Chocolate price hikes won't put off consumers, predict analysts
Their comments came as Mars joined Hershey in announcing price hikes for selected confectionery products in the US (although it has been less forthcoming about the level of increases it plans to make). The rises will not kick in until May, after the crucial Easter sales period.
Edward Jones analyst Jack Russo told FoodNavigator-USA.com that higher prices might impact demand in the short-term, but that the confectionery market was better placed than many grocery categories to withstand price increases given that chocolate was an affordable treat dominated by big brands.
‘Pretty hefty’ increase
He added: “Everybody is raising prices in this industry right now; the million dollar question is to what extent retailers will absorb rises or pass them on to the consumer. The consumer will ultimately decide whether he will pay. But while 10 percent (Hershey proposes a 9.7 percent rise) is a pretty hefty and aggressive increase, they will probably get away with it.
“Buying confectionery isn’t like buying Kleenex, people don’t trade down to private-label because the price goes up.”
Wells Fargo analyst Eric Serotta pointed out that volumes had rebounded fairly rapidly when major manufacturers last raised prices in summer 2008, while MorningStar analyst Erin Swanson said that shoppers might trade down from a king size to a regular bar, but were unlikely to spurn the candy aisles altogether.
Mars, which last raised prices in July 2008, will up prices on selected products in the US from May 23 on the back of significant increase in raw materials, fuel and labor costs.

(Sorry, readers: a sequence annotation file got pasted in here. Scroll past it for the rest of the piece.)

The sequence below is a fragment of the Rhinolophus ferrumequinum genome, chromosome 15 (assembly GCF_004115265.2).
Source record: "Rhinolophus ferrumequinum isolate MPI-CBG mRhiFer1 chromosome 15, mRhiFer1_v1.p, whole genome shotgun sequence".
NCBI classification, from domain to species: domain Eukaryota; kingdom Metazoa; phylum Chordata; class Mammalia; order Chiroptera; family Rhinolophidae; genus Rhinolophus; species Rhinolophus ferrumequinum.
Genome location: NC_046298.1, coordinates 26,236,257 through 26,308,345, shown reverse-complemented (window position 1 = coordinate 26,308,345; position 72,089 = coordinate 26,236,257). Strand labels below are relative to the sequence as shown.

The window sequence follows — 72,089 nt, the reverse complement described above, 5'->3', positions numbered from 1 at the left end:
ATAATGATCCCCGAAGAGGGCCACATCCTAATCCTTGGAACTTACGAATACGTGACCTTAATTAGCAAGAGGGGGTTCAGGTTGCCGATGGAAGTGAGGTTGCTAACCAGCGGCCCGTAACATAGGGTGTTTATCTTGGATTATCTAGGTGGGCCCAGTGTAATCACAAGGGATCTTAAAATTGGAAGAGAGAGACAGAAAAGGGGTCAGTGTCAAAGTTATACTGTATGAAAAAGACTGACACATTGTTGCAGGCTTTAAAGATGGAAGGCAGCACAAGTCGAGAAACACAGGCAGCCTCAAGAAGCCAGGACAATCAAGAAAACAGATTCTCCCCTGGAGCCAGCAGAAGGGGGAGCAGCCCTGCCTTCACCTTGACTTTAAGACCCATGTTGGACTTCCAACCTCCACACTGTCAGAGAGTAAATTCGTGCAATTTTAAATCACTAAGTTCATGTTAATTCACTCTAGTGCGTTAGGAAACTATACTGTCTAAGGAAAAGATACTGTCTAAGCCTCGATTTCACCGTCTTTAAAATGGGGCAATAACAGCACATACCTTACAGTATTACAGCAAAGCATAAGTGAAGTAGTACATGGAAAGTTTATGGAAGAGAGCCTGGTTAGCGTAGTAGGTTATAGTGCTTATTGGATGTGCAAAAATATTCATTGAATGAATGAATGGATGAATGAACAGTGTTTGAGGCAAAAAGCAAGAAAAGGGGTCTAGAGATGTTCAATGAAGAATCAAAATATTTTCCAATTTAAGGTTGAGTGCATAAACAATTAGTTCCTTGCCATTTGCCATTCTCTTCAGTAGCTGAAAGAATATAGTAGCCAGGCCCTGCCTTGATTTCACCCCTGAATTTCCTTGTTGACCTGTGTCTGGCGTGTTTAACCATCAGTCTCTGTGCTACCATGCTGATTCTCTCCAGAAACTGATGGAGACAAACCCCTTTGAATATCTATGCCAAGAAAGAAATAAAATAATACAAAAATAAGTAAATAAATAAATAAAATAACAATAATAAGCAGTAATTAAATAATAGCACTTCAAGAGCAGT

A spokeswoman said: “In order to remain competitive and to continue to provide consumers with the high quality, great tasting products they expect, it is necessary for us to take this action."
Hershey, which announced a 9.7 percent price hike on instant consumable, multi-pack, packaged candy and grocery lines in the US, Puerto Rico and export markets, said it would work with retailers to try and minimize the pain by ensuring “that the implementation of the price increase is supported with customer trade promotions and merchandising that continues to grow the category”.
Hershey – which lost out to Kraft in its bid to acquire Cadbury – has not got the same global clout as rivals Mars and Nestlé, but has made strong gains in emerging markets in the last year, noted Serotta: “Clearly Hershey is at a disadvantage compared with competitors in faster-growing markets outside the US, but it is putting the resources in place in terms of ad spend and distribution and it is are looking at expanding its presence in China, Mexico and Brazil.”
Russo added: “They might have lost out in the Cadbury sweepstake, but they’re doing well, their new product development has been good, they have become more assertive and they haven’t been distracted by the integration issues affecting Mars (Wrigley) and Kraft (Cadbury).”
At a recent investor conference in Florida chief executive David West also said the global confectionery market remained fragmented, giving company bosses “room to capture growth”